Yesterday, we featured Old Chaser Farm—a 20-acre working farm and garden owned by Seattle star chef Matt Dillon to supply his area restaurants. (Read the story in Old Chaser Farm: A Seattle Chef’s Garden on Vashon Island, Washington.) Today, we dive into another of his ventures: The London Plane, a restaurant, bar, and bakery with a flower shop.
The London Plane Flower Shop is a floral salon in two parts. It offers a generous array of fresh-cut flowers seven days a week at the restaurant’s entrance, and also has a floral studio to supply custom arrangements, bouquets, and centerpieces to local homes and events. Though the London Plane is part of Dillon’s empire, it’s as much the brainchild of co-owner and floral designer Katherine Anderson, who worked as a landscape architect before founding her flower shop Marigold and Mint in the city’s Capitol Hill neighborhood years ago.
Marigold and Mint, which sources flowers from Anderson’s family farm in the Snoqualmie River Valley, is located just across the way from one of Dillon’s restaurants, and the two became friends over shared philosophies and aesthetic sensibilities. “Katherine and I are simpatico in a lot of ways,” says Dillon. “I use a lot of wild, foraged foods in my cooking and have always really loved flowers and growing and gardening.” For her part, she says, their friendship blossomed over “shared aesthetics, and an approach to nourishing oneself, whether it be with food or flowers.” Let’s take a closer look at their collaboration.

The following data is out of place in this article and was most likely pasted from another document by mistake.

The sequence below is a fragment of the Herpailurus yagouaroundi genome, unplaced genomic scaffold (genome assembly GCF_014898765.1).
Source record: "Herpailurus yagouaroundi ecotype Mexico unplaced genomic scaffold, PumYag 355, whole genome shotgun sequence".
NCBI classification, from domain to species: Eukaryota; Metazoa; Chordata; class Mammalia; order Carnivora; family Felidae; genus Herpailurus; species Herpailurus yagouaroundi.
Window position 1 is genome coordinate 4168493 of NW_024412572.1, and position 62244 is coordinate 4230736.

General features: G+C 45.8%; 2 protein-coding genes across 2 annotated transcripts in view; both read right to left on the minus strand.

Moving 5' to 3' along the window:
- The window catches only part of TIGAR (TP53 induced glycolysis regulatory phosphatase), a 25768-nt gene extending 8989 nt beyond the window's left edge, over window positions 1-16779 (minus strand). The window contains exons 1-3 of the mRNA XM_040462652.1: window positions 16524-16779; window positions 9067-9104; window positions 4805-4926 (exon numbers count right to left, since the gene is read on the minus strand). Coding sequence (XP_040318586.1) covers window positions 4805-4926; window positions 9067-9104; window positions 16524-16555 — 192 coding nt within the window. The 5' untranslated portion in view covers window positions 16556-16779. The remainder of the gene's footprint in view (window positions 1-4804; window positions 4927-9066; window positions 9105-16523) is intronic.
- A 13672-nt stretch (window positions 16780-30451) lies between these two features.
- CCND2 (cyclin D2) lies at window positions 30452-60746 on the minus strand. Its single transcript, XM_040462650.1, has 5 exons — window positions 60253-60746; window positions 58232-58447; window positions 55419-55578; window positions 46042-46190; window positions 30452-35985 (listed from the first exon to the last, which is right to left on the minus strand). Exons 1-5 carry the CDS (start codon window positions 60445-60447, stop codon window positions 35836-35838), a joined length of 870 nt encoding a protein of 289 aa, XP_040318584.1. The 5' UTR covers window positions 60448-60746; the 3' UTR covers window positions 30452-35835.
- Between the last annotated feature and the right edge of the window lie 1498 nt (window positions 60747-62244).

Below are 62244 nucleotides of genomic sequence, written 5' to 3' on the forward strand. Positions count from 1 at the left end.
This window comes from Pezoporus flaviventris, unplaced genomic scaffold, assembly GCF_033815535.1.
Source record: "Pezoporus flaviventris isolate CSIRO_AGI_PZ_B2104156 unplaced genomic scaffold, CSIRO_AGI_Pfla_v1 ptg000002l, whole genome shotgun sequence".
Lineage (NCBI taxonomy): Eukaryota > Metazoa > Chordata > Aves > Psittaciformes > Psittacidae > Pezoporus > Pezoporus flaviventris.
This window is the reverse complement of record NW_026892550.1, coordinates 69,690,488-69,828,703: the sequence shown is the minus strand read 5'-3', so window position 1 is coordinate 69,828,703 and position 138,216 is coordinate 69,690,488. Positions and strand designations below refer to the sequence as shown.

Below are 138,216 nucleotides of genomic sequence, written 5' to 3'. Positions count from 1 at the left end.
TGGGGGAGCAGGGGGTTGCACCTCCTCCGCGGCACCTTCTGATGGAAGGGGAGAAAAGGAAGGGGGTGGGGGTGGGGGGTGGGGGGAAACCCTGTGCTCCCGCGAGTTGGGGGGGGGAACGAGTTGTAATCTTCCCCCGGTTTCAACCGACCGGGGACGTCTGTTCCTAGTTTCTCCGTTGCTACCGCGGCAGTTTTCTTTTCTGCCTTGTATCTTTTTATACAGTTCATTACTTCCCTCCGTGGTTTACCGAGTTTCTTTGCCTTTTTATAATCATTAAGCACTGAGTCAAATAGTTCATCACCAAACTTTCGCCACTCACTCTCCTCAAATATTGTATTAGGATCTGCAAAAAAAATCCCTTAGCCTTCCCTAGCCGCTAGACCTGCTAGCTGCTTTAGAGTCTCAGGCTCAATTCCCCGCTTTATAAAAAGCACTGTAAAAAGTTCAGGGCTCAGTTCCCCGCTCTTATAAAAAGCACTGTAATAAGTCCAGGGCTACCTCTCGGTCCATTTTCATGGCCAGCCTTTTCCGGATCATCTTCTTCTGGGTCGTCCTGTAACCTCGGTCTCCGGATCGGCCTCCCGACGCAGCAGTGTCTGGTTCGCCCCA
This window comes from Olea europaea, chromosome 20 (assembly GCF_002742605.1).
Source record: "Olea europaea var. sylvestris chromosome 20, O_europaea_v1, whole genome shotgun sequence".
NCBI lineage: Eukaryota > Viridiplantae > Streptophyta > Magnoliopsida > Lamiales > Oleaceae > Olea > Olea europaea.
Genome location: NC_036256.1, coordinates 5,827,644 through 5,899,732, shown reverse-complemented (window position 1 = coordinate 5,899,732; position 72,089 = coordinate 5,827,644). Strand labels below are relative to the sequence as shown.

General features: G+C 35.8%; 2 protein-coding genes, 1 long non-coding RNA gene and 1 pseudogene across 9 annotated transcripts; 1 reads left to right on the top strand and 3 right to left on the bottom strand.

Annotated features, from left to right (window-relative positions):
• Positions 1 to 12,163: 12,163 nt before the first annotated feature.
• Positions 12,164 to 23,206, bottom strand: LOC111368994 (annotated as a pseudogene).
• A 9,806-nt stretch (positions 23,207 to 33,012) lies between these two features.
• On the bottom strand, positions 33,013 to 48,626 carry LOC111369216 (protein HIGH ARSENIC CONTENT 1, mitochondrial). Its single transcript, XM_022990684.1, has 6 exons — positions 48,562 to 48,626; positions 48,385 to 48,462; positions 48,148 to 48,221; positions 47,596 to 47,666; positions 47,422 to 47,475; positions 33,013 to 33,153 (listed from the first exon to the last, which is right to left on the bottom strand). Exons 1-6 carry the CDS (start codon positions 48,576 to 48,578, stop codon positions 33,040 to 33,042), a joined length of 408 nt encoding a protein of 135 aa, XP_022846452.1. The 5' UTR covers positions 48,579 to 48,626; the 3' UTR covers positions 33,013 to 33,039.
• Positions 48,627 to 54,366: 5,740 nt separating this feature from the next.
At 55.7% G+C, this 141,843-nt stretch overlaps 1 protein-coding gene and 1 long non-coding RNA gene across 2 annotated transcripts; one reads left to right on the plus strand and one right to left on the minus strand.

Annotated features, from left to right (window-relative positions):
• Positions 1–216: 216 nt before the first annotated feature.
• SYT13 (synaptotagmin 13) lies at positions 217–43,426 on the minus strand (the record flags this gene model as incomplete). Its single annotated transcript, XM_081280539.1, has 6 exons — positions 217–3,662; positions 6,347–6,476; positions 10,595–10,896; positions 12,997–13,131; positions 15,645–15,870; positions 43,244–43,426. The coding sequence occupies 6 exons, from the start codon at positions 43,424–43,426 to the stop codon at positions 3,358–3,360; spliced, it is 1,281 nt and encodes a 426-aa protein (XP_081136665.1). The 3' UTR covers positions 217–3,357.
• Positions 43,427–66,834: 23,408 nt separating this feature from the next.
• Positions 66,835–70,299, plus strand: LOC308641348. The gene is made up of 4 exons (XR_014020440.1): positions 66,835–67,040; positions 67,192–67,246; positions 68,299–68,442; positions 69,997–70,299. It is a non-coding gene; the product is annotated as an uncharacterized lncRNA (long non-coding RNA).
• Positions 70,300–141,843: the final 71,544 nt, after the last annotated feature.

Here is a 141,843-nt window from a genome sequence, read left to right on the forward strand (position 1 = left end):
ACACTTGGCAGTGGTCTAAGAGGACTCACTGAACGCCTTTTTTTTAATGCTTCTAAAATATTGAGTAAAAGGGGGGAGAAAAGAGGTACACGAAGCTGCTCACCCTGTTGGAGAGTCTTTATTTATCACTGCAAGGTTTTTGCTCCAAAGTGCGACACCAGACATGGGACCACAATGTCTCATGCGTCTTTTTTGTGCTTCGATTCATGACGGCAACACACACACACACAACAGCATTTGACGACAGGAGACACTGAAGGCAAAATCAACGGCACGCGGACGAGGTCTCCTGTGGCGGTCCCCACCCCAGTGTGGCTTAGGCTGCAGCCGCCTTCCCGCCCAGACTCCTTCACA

N.B. We feature the London Plane Interiors on Remodelista today.
Photography by Ellie Lillstrom for Gardenista.
From March until the first frost (usually mid-October), almost all of the flowers come from local Washington farms, including Anderson’s. “We absolutely supplement with some from California, especially in the dead of winter,” she says. “But we’re still very close to those farmers, and those flowers are in our shop within two or three days of being picked.”
Over time, regular lunch customers become regular flower buyers, “which is just what we want,” says Anderson. “At the end of the day, the restaurant and flower shop feed each other.”
All custom orders are made at a long wooden table, visible to customers at the London Plane. As I spoke with Anderson on the eve of Thanksgiving, two florists had 15 buckets of flowers at their feet and the shop table had become a centerpiece factory.
For more floral shops around the world, see:
- Shopper’s Diary: Peonies in Paris, for Flowers and Coffee
- Shopper’s Diary: Stems, Brooklyn’s Only Flower Shop in a Bar
- Shopper’s Diary: Blomsterskuret, the World’s Most Beautiful Flower Shop?